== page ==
47B State Road (Route 206 North)
Princeton, Mercer County, New Jersey
The Artful Diner
I liked La Terraza... but I love Gennaro's, this engaging
establishment's reincarnation. The original La Terraza made its debut in 1999
under the proprietorship of Gennaro Constabile and his partner, José
Martin-Serrano. But when Mr. Martin-Serrano departed in April of 2005, Mr.
Constabile used the opportunity to change the eatery's name and alter its
emphasis from Spanish/Mediterranean to Italian. And the resulting increase in
business, according to members of the wait staff, has been most gratifying.
Those familiar with the restaurant know that the outside isn't much to look
at, marooned as it appears to be in a well-worn strip-mall, rubbing shoulders
with a dry cleaner, video emporium and convenience store. Once across the
threshold, however, you're in a different world. The light and airy precincts
charm patrons with stucco walls, terra cotta tile, lace window panels enlivened
with colorful draperies, and beige over green napery. There is even "La
Terraza," the terrace, for warm weather al fresco dining. But even
more than the pleasant decorative embellishments, it is the pristinely fresh
"feel" of the place that strikes one immediately, the sense that the
entire establishment had been scrubbed, top to bottom, just seconds before you
Steven Markovitz, a Johnson & Wales grad, is the power behind the stove,
and his menu has its own unique rewards. Among the antipasti, the house
signature dish, "Greens Gennaro" ($9.00), simply steals the show. A luscious
web of beautifully sautéed escarole is commingled with morsels of chopped hot
cherry peppers and prosciutto and enhanced with seasoned breadcrumbs and
sprinkling of house-blended cheeses. The result is an utterly beguiling gestalt
of tastes and textures counterpoised by just enough heat to tantalize rather
than traumatize the palate.
Though not quite in "Greens Gennaro's" class, the "Rabe &
Sausage" ($9.00) is still a most satisfying prelude. An epicenter of
slightly chewy broccoli rabe is surrounded by six slices of sweet Italian
sausage. The finishing touch is a dash of olive oil and sprinkling of finely
The "Zucchini Rollatine" ($9.00) is delicate of countenance but
rife with flavor. Slices of zucchini are embraced by an ethereal batter, rolled
with Prosciutto di Parma and fresh mozzarella, and kissed by a light and
luscious tomato sauce. The marinara sauce adorning the fried calamari ($9.00)
is more racy and robust but proves a perfect match for the seductively tender
When it comes to the entrées, there are two house specialties that are not
to be missed. The osso buco ($28.00), which is not listed on the printed menu
but which is usually available each evening (only a limited number, however; be
sure to call ahead to avoid disappointment), is a superlative effort. The
melt-in-your-mouth veal is of incomparable quality, enveloped in a rich and
intensely flavorful reduction, and complemented by a wonderfully creamy
risotto. The Vitello Gorgonzola ($20.00), veal medallions simmered in a
delicate gorgonzola sauce studded with morsels of Granny Smith apples and
walnuts, is another sine qua non when dining at Gennaro's.
Gorgonzola is a pungent customer, overwhelming all in its path if too
assertively administered. Fortunately, however, all is well. The medallions are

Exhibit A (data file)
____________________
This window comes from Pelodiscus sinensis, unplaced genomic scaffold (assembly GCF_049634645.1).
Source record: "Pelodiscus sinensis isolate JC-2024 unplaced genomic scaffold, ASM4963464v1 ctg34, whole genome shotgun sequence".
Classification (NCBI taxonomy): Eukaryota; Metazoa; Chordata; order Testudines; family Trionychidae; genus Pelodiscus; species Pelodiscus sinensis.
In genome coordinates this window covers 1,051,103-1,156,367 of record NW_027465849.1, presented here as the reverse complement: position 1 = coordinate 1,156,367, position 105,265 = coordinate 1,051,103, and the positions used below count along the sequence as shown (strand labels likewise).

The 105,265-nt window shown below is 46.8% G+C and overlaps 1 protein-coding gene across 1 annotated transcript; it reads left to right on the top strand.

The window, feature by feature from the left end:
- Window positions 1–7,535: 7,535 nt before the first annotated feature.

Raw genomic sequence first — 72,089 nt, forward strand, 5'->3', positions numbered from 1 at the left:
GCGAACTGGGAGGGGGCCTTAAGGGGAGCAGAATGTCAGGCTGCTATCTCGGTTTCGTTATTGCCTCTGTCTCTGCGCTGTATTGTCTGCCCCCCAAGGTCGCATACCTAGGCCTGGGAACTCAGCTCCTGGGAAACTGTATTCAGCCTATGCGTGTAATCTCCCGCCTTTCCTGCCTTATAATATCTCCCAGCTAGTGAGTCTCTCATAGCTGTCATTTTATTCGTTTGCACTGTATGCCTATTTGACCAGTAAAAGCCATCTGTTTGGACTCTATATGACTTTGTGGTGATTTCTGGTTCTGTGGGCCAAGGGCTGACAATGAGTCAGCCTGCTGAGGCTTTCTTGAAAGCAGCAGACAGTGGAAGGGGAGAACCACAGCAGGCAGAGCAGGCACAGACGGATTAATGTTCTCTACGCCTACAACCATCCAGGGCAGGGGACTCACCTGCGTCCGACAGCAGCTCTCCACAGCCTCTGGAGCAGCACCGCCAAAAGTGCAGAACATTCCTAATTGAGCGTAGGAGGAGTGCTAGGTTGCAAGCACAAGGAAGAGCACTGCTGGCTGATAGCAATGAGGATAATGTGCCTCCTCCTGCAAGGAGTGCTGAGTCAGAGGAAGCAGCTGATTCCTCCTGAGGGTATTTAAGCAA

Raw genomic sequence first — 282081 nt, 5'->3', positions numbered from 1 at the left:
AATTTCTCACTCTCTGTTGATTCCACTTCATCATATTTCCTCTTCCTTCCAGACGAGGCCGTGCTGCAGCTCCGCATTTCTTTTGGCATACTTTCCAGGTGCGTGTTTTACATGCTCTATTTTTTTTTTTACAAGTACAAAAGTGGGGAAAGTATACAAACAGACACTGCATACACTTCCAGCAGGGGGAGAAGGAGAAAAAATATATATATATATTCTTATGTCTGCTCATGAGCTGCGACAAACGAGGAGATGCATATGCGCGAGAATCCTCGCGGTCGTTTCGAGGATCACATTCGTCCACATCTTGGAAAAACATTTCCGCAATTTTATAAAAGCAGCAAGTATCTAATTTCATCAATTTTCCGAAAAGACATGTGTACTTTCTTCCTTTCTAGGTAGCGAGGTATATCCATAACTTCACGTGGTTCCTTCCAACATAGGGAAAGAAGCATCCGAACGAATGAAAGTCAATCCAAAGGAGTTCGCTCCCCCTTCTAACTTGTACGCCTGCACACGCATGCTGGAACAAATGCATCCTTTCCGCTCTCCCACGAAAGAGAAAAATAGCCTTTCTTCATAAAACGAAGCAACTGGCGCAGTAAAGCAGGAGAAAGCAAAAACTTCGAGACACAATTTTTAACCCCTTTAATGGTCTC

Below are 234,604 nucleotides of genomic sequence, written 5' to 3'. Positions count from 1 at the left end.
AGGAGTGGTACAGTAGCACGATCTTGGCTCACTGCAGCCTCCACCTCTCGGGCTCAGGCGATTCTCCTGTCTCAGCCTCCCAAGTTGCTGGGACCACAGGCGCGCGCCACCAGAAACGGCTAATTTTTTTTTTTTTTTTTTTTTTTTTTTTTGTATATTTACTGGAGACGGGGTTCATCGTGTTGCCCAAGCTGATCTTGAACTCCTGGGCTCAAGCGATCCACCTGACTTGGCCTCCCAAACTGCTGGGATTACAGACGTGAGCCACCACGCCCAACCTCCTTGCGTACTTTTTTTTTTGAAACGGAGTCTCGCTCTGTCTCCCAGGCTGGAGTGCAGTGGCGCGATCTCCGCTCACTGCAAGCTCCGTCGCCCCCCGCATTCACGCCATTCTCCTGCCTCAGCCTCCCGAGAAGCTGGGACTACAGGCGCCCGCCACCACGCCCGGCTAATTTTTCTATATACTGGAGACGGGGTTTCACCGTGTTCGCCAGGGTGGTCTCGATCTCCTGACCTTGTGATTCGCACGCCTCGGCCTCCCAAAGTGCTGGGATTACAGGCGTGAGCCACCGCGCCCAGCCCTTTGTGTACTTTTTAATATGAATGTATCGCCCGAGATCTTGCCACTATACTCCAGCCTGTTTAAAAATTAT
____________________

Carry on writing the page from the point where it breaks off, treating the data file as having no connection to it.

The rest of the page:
just the right texture, and the sauce gently caresses the objects of its
But there are other presentations worth trying as well. The Tilapia al
Fresco ($22.00), for example. A moist and perfectly sautéed filet is
stuffed with chopped fresh tomatoes, kiss of fresh mozzarella, and baby
spinach. A light scampi sauce provides just the proper finishing touch. Once
again, the dish is right on target. It has always been my contention that
sauces are the most beneficial that intrude the least; and that is surely the
case here. There is just enough -- rather than too much -- of a good thing.
Among the pastas, the Pappardelle Bolognese ($18.00) is the sure
winner. Homemade egg noodles exhibit just the right consistency, and the
Bolognese ragù, a luxurious amalgam of veal, beef & pork, is rich
and satisfying without being overly unctuous.
The chef's list of daily specials (replete with prices) is printed out as a
supplement to the regular menu. Recent intriguing, through untried, additions
include pan-seared black grouper in scampi sauce with artichoke hearts, capers,
sun-dried tomatoes, and roasted garlic mashed potatoes ($28.00); oven-roasted
rack of lamb brushed with herb-quince glaze ($29.00); and "broasted"
halibut topped with a tomato-herb compote and served with sage mashed potatoes
and grilled asparagus ($29.00).
Desserts ($7.00) are excellent across the board. And the house-made gelati
of the day are always worthy of consideration. Recently sampled were an exceptional
chocolate-hazelnut and marvelously fruity strawberry. But if you're looking for
a bit more decadence in the sweet endings department, try either the elegantly
creamy panna cotta or first-rate cheesecake garnished with a touch of
The espresso ($3.00), rich and potent, is also quite good and, who knows,
Mr. Constabile just might stop by with a complimentary shot of incredibly
delicious (even in the dead of winter) homemade limoncello. The perfect ending
to a most satisfying meal.
Hours: Lunch: Tues - Fri, 11:30 a.m. - 3:00 p.m.; Dinner: Tues - Thurs,
5:00 p.m. - 9:00 p.m.; Fri & Sat, 5:00 p.m. - 10:00 p.m.; Sun, 3:00 p.m. -
9:00 p.m.; CLOSED MONDAY
Credit Cards: All major
Smoking: Smoking is not permitted in the restaurant.
Handicapped Accessible: Yes
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